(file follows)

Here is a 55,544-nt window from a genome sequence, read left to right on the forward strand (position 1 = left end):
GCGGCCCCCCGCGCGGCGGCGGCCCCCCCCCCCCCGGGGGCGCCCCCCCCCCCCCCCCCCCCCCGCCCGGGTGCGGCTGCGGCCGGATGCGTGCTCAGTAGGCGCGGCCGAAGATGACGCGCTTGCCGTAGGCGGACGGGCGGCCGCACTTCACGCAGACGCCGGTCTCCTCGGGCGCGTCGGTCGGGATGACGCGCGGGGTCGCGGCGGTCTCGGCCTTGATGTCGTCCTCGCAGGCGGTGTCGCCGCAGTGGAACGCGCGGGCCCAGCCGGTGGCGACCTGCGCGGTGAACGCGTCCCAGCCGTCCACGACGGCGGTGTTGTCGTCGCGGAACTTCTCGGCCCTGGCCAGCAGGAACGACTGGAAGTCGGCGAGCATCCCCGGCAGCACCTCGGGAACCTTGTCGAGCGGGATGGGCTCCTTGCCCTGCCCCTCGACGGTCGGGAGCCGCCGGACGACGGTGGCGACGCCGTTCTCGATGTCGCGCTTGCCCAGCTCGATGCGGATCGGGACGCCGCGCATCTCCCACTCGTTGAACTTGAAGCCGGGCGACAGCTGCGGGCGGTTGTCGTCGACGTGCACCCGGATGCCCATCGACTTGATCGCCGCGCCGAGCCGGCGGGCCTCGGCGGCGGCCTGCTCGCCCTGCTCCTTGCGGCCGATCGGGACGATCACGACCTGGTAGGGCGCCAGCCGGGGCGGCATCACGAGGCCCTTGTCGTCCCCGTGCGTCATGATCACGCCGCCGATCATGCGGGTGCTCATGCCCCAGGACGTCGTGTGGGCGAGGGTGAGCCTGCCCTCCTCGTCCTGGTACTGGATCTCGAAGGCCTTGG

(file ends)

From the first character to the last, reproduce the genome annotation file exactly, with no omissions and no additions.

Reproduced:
Here is a 55,544-nt window from a genome sequence, read left to right on the forward strand (position 1 = left end):
GCGGCCCCCCGCGCGGCGGCGGCCCCCCCCCCCCCGGGGGCGCCCCCCCCCCCCCCCCCCCCCCGCCCGGGTGCGGCTGCGGCCGGATGCGTGCTCAGTAGGCGCGGCCGAAGATGACGCGCTTGCCGTAGGCGGACGGGCGGCCGCACTTCACGCAGACGCCGGTCTCCTCGGGCGCGTCGGTCGGGATGACGCGCGGGGTCGCGGCGGTCTCGGCCTTGATGTCGTCCTCGCAGGCGGTGTCGCCGCAGTGGAACGCGCGGGCCCAGCCGGTGGCGACCTGCGCGGTGAACGCGTCCCAGCCGTCCACGACGGCGGTGTTGTCGTCGCGGAACTTCTCGGCCCTGGCCAGCAGGAACGACTGGAAGTCGGCGAGCATCCCCGGCAGCACCTCGGGAACCTTGTCGAGCGGGATGGGCTCCTTGCCCTGCCCCTCGACGGTCGGGAGCCGCCGGACGACGGTGGCGACGCCGTTCTCGATGTCGCGCTTGCCCAGCTCGATGCGGATCGGGACGCCGCGCATCTCCCACTCGTTGAACTTGAAGCCGGGCGACAGCTGCGGGCGGTTGTCGTCGACGTGCACCCGGATGCCCATCGACTTGATCGCCGCGCCGAGCCGGCGGGCCTCGGCGGCGGCCTGCTCGCCCTGCTCCTTGCGGCCGATCGGGACGATCACGACCTGGTAGGGCGCCAGCCGGGGCGGCATCACGAGGCCCTTGTCGTCCCCGTGCGTCATGATCACGCCGCCGATCATGCGGGTGCTCATGCCCCAGGACGTCGTGTGGGCGAGGGTGAGCCTGCCCTCCTCGTCCTGGTACTGGATCTCGAAGGCCTTGG